Property Tax will net an annual charge of between €250 and €400 per household from next year.
In a quarterly report on Ireland due out today, the IMF will caution the Government about potential delays rolling out the tax.
Taoiseach Enda Kenny has told his Cabinet of the amounts and that he wants details of the tax announced soon, The Sunday Times said. The tax will replace the €100 household charge and is likely to be pitched at between 0.2% and 0.25% of the value of a house, it added.
The Examiner reported that A spokesman for Mr Kenny said the only decision taken on the tax so far was that Revenue would collect it.
The Socialist Party said that a tax of €400 was just a starting point and it would “rise relentlessly each year, like refuse and other charges”.
Sinn Féin said Mr Kenny’s assurance gave little comfort to families already struggling with cuts and charges.
The Irish Examiner has also learned that over €7m in household charges paid by property owners is being used to finance the agency collecting the levy, despite communities facing cuts to services and facilities.
The millions of euro — equating to charges paid on about 72,000 properties — are being deducted from charges collected in order to pay for staff, the household charge database, and other administration costs mounting up for the Local Government Management Agency.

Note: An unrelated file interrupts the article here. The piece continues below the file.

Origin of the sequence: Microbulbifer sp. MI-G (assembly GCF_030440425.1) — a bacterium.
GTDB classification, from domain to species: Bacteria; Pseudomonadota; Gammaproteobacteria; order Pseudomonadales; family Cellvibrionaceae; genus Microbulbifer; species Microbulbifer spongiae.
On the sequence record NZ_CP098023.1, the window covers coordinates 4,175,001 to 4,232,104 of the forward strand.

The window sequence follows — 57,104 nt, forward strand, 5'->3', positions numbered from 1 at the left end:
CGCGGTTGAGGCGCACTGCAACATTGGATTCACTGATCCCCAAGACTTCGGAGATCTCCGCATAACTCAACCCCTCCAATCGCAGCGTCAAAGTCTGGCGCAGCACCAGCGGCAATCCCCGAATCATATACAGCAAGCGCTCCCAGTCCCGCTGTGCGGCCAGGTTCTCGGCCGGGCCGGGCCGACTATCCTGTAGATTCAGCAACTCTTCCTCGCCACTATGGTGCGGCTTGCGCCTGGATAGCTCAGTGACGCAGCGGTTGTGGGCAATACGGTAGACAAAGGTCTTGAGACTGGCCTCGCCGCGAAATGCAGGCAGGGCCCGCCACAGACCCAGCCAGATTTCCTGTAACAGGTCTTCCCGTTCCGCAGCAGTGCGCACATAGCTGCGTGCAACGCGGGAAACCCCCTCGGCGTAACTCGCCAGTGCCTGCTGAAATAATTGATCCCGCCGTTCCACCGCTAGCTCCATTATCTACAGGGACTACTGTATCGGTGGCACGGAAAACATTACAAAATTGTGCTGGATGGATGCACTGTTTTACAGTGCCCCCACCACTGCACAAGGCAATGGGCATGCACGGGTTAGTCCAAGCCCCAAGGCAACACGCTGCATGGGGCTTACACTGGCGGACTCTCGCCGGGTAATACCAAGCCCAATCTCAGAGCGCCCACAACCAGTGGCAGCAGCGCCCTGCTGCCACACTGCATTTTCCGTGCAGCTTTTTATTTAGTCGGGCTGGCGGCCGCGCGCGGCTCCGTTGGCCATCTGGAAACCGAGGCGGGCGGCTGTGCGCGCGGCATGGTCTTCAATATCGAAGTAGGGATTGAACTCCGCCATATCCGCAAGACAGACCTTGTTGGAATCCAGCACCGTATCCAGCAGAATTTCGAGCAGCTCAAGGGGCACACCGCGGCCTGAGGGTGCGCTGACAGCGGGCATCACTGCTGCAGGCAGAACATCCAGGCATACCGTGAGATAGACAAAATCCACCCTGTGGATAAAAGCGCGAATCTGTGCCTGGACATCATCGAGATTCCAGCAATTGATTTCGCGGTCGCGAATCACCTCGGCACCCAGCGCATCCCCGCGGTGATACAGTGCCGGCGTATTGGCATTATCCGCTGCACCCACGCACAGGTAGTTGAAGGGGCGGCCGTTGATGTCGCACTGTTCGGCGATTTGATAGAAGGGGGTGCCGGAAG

The IMF report today is expected to call for an early deal on restructuring part of the €64bn in debt related to the bank bailout.
Central Bank governor Patrick Honohan yesterday said that the Government’s talks with the EU to secure funding to support the bailout of Anglo Irish Bank were not difficult and the country should get a lot.
Mr Honohan said that time was on Ireland’s side and the final outcome would come after the European Commission dealt with the problems of Spain.
However, Leo Varadkar, the transport minister, said that it may be “difficult” to achieve any deal before an October deadline, originally set by the ECB.
Michael Noonan, the finance minister, will hold talks with his counterparts in Paris, Berlin, Rome, and Nicosia this week on the debt.
His spokesman last night said there was no “anticipation of a significant announcement this week”.
He added: “A timeline is set out and we’re working towards it.”
The spokesman also stressed that today’s IMF report was entirely separate to Ireland’s bailout and was a “strategic review” of Ireland, as well as other programme countries.